identified for each region in order to account for the role of atmospheric circulation as a climate
control and for relationships existing between individual elements of circulation.
Each of the types involved two main distinctive features, namely the spatial distribution
and the strength of the most important Euro-Atlantic highs, i.e. Greenland, Azores and Asian,
as well as the Iceland low.
A comparison of the types of pressure pattern on days with strong and very strong highs
reveals that some of them are so similar to each other that they might be regarded as common
to the entire Euro-Atlantic sector. This is particularly true of the types occurring during
the cool half of the year. Also some of the pressure pattern types are similar to general circulation
types identified in this sector by other authors. This would mean that they should be
counted among significant features of this area’s atmospheric circulation.
Duration is an important characteristic describing the occurrence of pressure systems.
Among the 8406 strong or very strong highs that occurred in the Euro-Atlantic sector
during the study period, the dominant duration was 1—3 days and slightly more than 50% of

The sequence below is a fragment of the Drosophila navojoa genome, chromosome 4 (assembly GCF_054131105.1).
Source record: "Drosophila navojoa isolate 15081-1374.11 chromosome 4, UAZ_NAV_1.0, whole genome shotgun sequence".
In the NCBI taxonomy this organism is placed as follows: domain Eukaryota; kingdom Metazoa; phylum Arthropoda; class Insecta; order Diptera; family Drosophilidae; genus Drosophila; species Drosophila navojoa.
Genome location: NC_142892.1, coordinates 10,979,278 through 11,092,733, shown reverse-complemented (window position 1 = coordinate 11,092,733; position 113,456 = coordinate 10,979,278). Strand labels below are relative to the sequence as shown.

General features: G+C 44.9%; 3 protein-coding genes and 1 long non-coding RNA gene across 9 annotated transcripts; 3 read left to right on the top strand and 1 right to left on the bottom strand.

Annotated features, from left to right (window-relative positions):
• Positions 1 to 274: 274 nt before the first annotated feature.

all of them were shorter than 7 days. It was also found that the duration of these systems increased
with their strength to the point that for systems with a pressure 1045 hPa it averaged
at 6 days. High pressure systems in the cool half of the year (Oct.—Mar.) lasted longer
than the high pressure systems in the warm half of the year. The most persistent highs develop
over Greenland and in the Asian High region (IIAE).
In contrast to the rapid movement of cyclones, high pressure systems travel at a much
slower pace but cover a far greater area. For this reason, when investigating the occurrence
of strong and very strong high pressure systems, the author also identified areas of the
most frequent occurrence of their centres, thus indirectly identifying the paths of these
systems. The areas so-far identified formed two distinct zones:
• A belt stretching from the Azores High area on the Atlantic Ocean across Europe to the
East European Lowland (Voyeykov’s axis) and
During the cool half of the year, the number of strong and very strong highs of a local
nature clearly increases. These anticyclones occur over the Iberian interior, the Alps, a part of
the Balkan Peninsula, the Anatolian Upland, the Caucasus and the Scandinavian Peninsula.
An analysis of the geographical extent of these two zones revealed that their location
was related strongly to the annual cycle of change in atmospheric circulation and, consequently,
of the highs in question.
For the first time, the results of the research project presented in this paper allowed the
researchers to identify changes in the occurrence of strong and very strong highs, one of the
most important elements of atmospheric circulation, over such a large spatial scale and time.
The results clearly showed that in the Euro-Atlantic sector weather conditions were influenced
more by the annual pattern than the long-term variability of these two pressure systems
and by the great deal of regional variation discovered in their frequency of occurrence.|